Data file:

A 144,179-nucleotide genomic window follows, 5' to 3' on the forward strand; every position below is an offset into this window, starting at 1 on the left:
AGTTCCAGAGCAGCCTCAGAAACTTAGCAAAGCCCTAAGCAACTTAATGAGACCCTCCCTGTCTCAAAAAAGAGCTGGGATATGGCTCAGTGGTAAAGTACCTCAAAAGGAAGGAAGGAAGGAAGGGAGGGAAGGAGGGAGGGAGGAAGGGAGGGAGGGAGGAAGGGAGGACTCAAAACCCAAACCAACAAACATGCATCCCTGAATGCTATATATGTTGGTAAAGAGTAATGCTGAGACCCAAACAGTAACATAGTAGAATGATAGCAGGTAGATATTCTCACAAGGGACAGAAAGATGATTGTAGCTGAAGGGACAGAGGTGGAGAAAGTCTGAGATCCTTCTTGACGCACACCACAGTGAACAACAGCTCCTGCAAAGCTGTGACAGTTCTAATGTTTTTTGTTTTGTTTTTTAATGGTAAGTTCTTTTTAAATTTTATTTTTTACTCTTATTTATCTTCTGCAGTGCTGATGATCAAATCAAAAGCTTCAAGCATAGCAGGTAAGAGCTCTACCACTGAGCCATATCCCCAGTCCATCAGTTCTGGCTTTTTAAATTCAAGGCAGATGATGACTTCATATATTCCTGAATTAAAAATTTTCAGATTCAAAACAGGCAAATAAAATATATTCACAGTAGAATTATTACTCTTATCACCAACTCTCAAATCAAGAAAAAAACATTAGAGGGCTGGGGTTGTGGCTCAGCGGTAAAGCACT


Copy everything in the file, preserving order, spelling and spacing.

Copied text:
A 144,179-nucleotide genomic window follows, 5' to 3' on the forward strand; every position below is an offset into this window, starting at 1 on the left:
AGTTCCAGAGCAGCCTCAGAAACTTAGCAAAGCCCTAAGCAACTTAATGAGACCCTCCCTGTCTCAAAAAAGAGCTGGGATATGGCTCAGTGGTAAAGTACCTCAAAAGGAAGGAAGGAAGGAAGGGAGGGAAGGAGGGAGGGAGGAAGGGAGGGAGGGAGGAAGGGAGGACTCAAAACCCAAACCAACAAACATGCATCCCTGAATGCTATATATGTTGGTAAAGAGTAATGCTGAGACCCAAACAGTAACATAGTAGAATGATAGCAGGTAGATATTCTCACAAGGGACAGAAAGATGATTGTAGCTGAAGGGACAGAGGTGGAGAAAGTCTGAGATCCTTCTTGACGCACACCACAGTGAACAACAGCTCCTGCAAAGCTGTGACAGTTCTAATGTTTTTTGTTTTGTTTTTTAATGGTAAGTTCTTTTTAAATTTTATTTTTTACTCTTATTTATCTTCTGCAGTGCTGATGATCAAATCAAAAGCTTCAAGCATAGCAGGTAAGAGCTCTACCACTGAGCCATATCCCCAGTCCATCAGTTCTGGCTTTTTAAATTCAAGGCAGATGATGACTTCATATATTCCTGAATTAAAAATTTTCAGATTCAAAACAGGCAAATAAAATATATTCACAGTAGAATTATTACTCTTATCACCAACTCTCAAATCAAGAAAAAAACATTAGAGGGCTGGGGTTGTGGCTCAGCGGTAAAGCACT